eCommerce businesses are facing a complicated time, with inflation skyrocketing and online spendings declining by 8 per cent. As merchants are adapting to the current economic uncertainty, consumers are more demanding than ever. According to the Sendcloud eCommerce Delivery Compass, 67 per cent of consumers indicate that flexible delivery is key to them when shopping online. Especially during these uncertain times, merchants should be extremely concerned to learn about the delivery factors impacting their sales.
While eCommerce growth is slowing down, consumers are more sophisticated than ever – demanding and having different expectations of the delivery experience. Research by Sendcloud, E shows that 65 per cent of UK consumers like to have the opportunity to choose the exact day of the delivery and another 71 per cent of consumers would like to select a time frame for their delivery. On top of that, almost half (45 per cent) consumers would even like to be able to change the delivery time once the parcel is on the road.
Convenience is driving the flexibility trend
The need for flexibility seems to be driven primarily by a desire for convenience, as consumers nowadays want to decide for themselves where, when and how to receive an order. As a result, premium shipping options are on the rise, allowing consumers to receive a parcel whenever they want. Next to standard delivery (64 per cent), consumers like to opt for nominated day delivery (33 per cent), weekend delivery (29 per cent) or same day delivery (23 per cent). Preferably, merchants process orders fast as the majority of UK consumers expect an average cut off time of 18.00 for next-day delivery and midday for same-day delivery.
4 reasons to use a multi-carrier strategy in times of economic uncertainty
As companies try to drive profitable growth amidst the recession, it’s never been more important to deliver an excellent shipping experience. When it comes to offering flexible delivery, one size does not fit all. Four reasons why a multi-carrier strategy can help meet expectations and save costs at the same time:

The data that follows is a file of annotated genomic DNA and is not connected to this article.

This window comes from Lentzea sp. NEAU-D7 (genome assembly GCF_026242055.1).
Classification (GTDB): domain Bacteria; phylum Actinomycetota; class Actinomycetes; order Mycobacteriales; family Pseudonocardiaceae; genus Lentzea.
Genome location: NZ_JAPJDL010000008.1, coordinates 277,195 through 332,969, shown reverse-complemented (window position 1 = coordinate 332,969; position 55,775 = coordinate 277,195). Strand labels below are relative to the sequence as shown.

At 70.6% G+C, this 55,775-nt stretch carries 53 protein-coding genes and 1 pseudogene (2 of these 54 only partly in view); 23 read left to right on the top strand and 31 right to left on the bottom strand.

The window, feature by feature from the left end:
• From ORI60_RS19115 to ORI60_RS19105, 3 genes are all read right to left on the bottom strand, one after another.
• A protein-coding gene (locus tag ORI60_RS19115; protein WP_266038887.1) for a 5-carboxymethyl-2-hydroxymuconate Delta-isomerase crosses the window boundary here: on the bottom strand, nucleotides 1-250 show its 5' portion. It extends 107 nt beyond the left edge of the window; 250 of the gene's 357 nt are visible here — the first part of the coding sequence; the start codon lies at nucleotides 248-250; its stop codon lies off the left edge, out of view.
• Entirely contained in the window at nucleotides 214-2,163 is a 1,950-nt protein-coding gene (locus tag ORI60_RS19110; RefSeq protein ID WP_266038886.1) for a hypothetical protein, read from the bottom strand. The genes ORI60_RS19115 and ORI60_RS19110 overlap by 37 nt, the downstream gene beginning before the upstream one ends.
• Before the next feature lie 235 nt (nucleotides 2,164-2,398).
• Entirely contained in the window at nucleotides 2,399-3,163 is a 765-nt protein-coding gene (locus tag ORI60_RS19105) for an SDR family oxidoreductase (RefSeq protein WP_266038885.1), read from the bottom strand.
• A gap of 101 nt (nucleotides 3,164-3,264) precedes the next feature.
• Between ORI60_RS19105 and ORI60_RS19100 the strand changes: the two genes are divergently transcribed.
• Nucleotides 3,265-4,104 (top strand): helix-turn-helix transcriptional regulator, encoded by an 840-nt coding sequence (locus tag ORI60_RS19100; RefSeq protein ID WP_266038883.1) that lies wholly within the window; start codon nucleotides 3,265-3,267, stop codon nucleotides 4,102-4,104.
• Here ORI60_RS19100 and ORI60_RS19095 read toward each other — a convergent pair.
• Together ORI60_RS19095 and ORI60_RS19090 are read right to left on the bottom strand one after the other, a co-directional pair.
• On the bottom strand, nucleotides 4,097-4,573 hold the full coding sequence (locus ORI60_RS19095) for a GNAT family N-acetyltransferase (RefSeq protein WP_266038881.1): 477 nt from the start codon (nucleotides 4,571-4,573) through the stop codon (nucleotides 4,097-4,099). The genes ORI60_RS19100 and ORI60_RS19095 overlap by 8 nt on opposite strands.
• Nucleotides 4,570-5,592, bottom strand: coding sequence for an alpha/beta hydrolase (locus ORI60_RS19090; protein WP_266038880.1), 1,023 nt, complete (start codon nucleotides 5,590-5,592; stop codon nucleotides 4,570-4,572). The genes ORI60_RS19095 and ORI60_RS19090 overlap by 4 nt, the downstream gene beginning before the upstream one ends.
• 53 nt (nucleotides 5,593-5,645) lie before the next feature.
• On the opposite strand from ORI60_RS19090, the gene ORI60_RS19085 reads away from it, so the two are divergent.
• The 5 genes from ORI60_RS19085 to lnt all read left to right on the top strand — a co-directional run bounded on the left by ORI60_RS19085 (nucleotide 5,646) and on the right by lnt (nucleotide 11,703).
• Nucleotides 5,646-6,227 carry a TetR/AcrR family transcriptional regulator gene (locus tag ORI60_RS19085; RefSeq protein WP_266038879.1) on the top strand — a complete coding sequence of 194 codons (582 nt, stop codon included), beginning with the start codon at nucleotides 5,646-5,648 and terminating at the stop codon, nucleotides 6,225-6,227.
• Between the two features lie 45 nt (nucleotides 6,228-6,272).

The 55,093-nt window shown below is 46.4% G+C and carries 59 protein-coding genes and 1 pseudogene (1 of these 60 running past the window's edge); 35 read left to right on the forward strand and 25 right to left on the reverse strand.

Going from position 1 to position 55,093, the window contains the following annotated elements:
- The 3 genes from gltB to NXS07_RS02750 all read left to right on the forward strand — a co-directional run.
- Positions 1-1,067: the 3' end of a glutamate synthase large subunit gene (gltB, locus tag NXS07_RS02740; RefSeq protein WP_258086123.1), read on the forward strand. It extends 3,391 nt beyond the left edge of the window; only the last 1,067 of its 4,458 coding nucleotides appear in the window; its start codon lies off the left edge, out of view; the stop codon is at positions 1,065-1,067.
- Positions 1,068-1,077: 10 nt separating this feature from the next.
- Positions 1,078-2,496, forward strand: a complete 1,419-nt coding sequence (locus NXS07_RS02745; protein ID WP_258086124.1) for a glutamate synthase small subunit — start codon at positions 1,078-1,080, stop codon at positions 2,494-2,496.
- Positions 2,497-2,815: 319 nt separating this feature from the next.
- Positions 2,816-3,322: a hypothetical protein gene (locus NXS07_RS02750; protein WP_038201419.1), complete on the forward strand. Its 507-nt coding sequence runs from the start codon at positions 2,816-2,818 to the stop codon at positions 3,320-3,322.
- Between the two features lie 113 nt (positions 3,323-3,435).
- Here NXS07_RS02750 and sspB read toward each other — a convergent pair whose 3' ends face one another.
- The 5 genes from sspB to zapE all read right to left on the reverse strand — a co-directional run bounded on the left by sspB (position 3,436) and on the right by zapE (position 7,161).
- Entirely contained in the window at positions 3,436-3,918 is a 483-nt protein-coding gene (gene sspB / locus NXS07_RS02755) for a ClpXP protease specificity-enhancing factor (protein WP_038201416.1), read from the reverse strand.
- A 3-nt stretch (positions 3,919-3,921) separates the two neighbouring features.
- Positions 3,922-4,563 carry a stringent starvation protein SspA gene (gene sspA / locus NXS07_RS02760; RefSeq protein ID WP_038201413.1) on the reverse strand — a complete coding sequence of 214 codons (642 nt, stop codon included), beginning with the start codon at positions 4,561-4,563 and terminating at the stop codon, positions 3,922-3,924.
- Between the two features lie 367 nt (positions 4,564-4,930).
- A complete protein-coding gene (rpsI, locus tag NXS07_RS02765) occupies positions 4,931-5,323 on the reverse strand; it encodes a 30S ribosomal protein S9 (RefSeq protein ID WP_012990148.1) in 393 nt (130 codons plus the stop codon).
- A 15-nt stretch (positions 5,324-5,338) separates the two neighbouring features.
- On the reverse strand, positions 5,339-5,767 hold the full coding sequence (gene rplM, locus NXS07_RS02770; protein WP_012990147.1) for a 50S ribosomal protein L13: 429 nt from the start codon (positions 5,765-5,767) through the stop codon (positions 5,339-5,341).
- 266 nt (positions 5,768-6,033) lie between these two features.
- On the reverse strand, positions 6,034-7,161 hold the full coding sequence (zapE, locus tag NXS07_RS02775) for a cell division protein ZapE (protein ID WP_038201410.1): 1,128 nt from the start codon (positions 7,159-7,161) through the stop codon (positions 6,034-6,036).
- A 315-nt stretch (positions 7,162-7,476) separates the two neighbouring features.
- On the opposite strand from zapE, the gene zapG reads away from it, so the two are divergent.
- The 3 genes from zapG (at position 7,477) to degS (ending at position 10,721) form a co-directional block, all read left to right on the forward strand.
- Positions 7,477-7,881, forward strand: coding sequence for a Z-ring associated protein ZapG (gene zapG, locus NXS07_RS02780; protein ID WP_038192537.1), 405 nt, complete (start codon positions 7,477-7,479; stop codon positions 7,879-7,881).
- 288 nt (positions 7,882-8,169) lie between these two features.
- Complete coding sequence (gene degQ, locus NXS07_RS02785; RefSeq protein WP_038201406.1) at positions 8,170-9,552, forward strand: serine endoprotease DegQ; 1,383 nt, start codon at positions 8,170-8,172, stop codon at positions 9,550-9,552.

1. Choose the best solution for each parcel
Where it used to be the standard to negotiate a good price with one carrier on the basis of large parcel volumes, merchants are increasingly choosing to spread their volume over several parties. A data-driven approach helps to pick the fastest, cheapest shipping option. By combining the pricing schedules of multiple carriers based on weight, origin, destination and speed, you can optimise your shipping costs to the maximum. With a clear overview of your carrier’s performance, you can even get more bargaining power to negotiate the best rates.
2. Delivering expectations using a mix of carriers
Consumer expectations play a major role in the choice for a multi-carrier strategy, as 67 per cent of consumer claim flexibility is key to them. Consumers want to choose where, when and how a parcel is delivered and are even willing to reach for premium delivery options such as same day delivery, next day delivery or green delivery. If retailers want to meet these expectations, they must combine a mix of carriers as there is no one size fits all solution. Implementing a multi-carrier strategy allows consumers to pick the shipping method and time that suits them best – thus driving conversions.
3. Being resilient in times of economic uncertainty
Especially during times of economic uncertainty, it’s essential to maintain control over your shipping strategy. In view of the labour shortage in the logistics industry, you don’t want to risk parcels arriving late or not at all – causing angry customers. A multi-carrier strategy is a clever way to spread your parcel volume over multiple carriers. This way you can easily switch from carrier A to B when there are (local) delays or when a carrier is overloaded, making sure delivery promises can always be fulfilled.
4. Letting your shipping solution do the maths
Errors in shipping invoices are an unnecessary expense that can cost your company a lot of money. Especially with new fuel charges following the crisis and rising shipping costs, it is good to keep an extra eye on the terms and conditions of different carriers as these can change regularly. Not only fuel surcharges, but also dimensional weight and parcel size might impact the total shipping costs. To avoid bad surprises afterwards, it’s best to calculate all the shipping costs – including surcharges – upfront to clarify the total costs and avoid overpaying. By using a shipping platform, you can automate label creation and minimise errors to a maximum to fully optimise your shipping costs.